Cost Accounting, Theory and Practice

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Ronald Press Company, 1913 - Cost - 341 pages
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Page iii - THE manuscripts of the books forming the Ronald Accounting Series have been submitted to us and have been approved by us for publication. In some cases the authors express views that are not fully in accord with those entertained by us, but in no instance are such differences of sufficient importance, in our judgment, to warrant the withholding from publication of a meritorious work. JE STERRETT ROBERT H. MONTGOMERY...
Page 25 - Indirect material consists of such material as factory supplies, which, while used in the processes of manufacture, either do not enter into the product, or else enter in such a way as not to be chargeable conveniently to any particular article.
Page 39 - ... reward to bring into full exercise their abilities. The extra gain is a price which society must pay in order to secure the extra service. 4. If business profits are in some respects analogous to rent, they are in other respects closely related to interest. We have tacitly assumed that so much only of a business man's income is to be regarded as profits as is in excess of interest on the capital which he manages.
Page 37 - No comparison is possible between different establishments, between different periods in the same establishment, or between different methods in the same establishment, if capital investment in labor-saving or material-saving machinery is neglected; for the very purpose of such investment is to save cost in other directions, and to neglect the capital sacrifice, made in saving other costs, is to neglect in part the very aim of cost accounting.
Page 39 - In common parlance, therefore, the word "profits" means much or little. Knowing this, men always interpret it with a mental foot-note. On the announcement of the figure of profits under an agreement which makes no provision for interest, the first mental act of anyone interested in the business is to see what relation those profits bear to the capital — so as to see what are the excess profits over a reasonable return on the investment. Instinctively interest is a first deduction — partly because...
Page 43 - ... figure with the total capital employed, including not only fixed but circulating capital necessary for manufacturing purposes, will give the rate of return yielded by all classes of articles. The cause of any variation in this rate of return, as compared with a previous period, or of the varying rates of return on different articles in the same factory, or of the same articles in different factories, will be obtained from the detail figures. Such variations may be due either to — ( i ) Higher...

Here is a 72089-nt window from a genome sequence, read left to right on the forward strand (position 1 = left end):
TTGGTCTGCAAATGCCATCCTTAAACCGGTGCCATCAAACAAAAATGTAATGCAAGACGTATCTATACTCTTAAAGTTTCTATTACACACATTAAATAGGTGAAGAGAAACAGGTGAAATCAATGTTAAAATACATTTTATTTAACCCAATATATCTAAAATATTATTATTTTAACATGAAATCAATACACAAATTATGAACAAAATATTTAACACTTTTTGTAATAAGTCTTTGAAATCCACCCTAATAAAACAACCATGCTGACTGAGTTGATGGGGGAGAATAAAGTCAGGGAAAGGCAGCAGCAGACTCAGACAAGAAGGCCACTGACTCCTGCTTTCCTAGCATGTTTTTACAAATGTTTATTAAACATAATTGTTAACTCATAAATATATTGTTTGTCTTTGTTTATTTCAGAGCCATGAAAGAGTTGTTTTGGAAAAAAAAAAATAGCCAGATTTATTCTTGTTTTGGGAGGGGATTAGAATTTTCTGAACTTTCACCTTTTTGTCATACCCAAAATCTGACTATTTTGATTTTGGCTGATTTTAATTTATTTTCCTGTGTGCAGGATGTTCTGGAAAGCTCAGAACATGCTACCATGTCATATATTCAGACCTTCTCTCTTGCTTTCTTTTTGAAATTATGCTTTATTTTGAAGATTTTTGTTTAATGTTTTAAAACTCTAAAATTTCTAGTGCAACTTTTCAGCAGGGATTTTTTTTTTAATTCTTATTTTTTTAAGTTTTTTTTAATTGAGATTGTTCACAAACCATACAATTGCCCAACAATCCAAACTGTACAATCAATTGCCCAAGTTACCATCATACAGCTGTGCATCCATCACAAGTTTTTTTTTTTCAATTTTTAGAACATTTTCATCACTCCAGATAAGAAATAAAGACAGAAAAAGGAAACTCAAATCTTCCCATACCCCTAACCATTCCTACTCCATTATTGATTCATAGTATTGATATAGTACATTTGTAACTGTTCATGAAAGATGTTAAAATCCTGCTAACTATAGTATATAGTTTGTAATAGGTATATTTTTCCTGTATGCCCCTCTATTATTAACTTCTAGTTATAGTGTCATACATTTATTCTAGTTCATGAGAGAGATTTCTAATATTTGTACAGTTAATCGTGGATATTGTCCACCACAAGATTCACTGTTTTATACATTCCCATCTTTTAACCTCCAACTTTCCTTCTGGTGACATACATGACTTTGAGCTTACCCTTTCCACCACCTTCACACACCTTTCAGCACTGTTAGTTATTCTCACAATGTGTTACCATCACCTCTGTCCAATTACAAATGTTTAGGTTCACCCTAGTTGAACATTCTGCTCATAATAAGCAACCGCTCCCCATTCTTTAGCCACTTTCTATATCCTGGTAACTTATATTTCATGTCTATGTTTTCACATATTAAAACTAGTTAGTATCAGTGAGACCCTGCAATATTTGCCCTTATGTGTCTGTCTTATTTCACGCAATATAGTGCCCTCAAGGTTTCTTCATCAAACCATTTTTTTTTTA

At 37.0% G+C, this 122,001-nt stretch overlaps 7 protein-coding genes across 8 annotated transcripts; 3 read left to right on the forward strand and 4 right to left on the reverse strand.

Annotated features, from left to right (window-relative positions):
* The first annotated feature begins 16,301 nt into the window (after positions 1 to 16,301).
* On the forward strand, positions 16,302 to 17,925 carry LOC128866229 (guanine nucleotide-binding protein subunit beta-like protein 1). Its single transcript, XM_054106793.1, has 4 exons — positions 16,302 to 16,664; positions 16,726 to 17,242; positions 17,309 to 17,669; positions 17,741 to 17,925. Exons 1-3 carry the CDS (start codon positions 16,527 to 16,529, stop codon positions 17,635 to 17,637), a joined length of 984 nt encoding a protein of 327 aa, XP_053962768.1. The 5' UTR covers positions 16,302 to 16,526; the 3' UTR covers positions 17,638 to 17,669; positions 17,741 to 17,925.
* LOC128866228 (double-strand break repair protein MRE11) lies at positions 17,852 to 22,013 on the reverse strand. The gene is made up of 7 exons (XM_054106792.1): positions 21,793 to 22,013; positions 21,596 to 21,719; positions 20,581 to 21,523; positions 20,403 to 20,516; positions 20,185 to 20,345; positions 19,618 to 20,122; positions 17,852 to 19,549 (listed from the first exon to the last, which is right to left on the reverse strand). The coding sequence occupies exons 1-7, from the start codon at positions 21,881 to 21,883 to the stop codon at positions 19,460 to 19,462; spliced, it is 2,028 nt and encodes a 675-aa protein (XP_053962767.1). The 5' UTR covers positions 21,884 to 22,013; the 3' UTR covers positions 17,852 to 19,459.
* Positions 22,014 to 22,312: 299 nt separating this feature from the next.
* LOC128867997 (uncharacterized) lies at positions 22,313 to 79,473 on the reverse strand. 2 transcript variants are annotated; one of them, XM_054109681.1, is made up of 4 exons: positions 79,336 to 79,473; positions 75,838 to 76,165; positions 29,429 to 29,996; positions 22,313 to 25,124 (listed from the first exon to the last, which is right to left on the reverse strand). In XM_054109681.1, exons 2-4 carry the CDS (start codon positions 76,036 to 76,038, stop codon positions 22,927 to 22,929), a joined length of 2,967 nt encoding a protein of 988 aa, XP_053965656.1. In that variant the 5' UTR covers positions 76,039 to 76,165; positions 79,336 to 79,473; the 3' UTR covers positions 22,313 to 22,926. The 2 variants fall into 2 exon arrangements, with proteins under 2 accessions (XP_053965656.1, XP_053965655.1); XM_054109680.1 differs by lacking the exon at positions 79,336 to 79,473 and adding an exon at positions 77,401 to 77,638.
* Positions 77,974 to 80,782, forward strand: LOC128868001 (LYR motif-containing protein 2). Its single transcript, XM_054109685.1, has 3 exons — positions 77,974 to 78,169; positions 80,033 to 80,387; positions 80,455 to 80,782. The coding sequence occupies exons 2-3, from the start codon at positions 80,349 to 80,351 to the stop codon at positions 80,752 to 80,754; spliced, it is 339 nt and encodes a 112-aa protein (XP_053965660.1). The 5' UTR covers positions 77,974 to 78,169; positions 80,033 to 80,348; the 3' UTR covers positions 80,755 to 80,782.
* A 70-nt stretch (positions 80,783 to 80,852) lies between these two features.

Page 22 - ... 2,500.00 To President 2,500.00 The second entry being erroneous, the following should be made to correct the books : Capital Stock $2,500.00 To President's Account $2,500.00 COST ACCOUNTING Question I State four principal objects to be obtained by a modern cost system. (Massachusetts, 1915.) Answer "The functions performed by a cost system with respect to increasing the efficiency of a plant from an organization standpoint may be noted under the following heads : "1. The records provide for a...
Page 111 - In the lower left-hand section of this form the storeroom operations are indicated, ie, the value of the inventory at the beginning of the period, the purchases during the period, and the material delivered to operating departments during the month. This material delivered is recorded in the upper section of the statement under the caption "Direct," opposite the account "Material.
Page 39 - ... the investment. Instinctively interest is a first deduction — partly because it has a definite basis that can be figured, and partly because it is the one thing that everyone counts on. One does not think of terminology: one thinks only of the fact. Virtually everyone admits that in partnership or other settlements the most satisfactory agreement is one that provides for a definite interest charge. This is mere practical convenience. Though the accountant is not much concerned with theoretical...
Page 42 - ... (3) The time during which such facilities are in use for a unit of each class ; (4) The selling price of each unit of each class. If these elements be known, comparisons can be made between different articles produced in the same factory, or between the same articles produced in different factories, as to the amount of fixed capital employed in different processes, and the time for which it is employed; as to the amount of working capital constantly maintained and used ; and as to the effect...

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